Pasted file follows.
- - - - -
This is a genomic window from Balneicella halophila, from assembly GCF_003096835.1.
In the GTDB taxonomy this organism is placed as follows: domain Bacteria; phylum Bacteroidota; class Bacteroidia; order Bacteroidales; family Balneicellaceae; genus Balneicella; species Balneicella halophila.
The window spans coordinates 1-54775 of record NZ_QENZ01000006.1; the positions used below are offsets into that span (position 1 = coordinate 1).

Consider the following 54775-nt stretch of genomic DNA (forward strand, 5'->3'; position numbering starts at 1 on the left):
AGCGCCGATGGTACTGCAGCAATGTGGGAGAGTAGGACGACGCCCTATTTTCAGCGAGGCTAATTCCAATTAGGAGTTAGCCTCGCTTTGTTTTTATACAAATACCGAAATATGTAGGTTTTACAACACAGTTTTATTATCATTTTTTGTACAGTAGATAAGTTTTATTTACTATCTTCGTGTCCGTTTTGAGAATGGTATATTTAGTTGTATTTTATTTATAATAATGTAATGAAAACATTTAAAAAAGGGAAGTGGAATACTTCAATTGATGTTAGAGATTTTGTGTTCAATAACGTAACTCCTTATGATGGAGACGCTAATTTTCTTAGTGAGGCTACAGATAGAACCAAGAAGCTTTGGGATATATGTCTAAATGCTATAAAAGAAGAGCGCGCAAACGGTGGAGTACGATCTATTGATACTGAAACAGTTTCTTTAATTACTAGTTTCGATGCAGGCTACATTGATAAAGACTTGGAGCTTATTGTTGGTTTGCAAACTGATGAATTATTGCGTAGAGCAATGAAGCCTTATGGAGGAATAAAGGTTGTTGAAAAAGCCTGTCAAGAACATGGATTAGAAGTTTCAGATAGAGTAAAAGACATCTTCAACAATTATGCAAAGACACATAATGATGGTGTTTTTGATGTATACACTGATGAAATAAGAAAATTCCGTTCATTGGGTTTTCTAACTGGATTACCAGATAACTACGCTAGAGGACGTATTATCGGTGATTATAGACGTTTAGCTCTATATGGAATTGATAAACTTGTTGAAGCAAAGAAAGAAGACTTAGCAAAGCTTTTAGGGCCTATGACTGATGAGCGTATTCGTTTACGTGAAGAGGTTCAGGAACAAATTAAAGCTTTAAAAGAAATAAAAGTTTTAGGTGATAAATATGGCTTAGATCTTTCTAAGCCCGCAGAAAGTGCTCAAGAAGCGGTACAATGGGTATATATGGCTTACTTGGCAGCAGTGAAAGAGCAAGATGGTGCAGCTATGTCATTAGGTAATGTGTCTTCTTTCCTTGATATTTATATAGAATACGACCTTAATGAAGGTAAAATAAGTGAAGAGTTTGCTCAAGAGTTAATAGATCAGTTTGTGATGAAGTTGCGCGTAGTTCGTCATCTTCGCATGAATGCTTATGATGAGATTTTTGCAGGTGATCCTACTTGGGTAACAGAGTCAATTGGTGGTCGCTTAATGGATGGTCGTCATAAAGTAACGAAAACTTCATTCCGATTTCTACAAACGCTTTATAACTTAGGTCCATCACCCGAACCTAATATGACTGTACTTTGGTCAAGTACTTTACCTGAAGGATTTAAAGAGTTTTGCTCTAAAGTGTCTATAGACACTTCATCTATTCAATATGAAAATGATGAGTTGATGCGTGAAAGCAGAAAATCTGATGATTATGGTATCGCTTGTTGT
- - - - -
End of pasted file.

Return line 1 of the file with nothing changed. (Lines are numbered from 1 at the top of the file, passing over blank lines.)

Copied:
This is a genomic window from Balneicella halophila, from assembly GCF_003096835.1.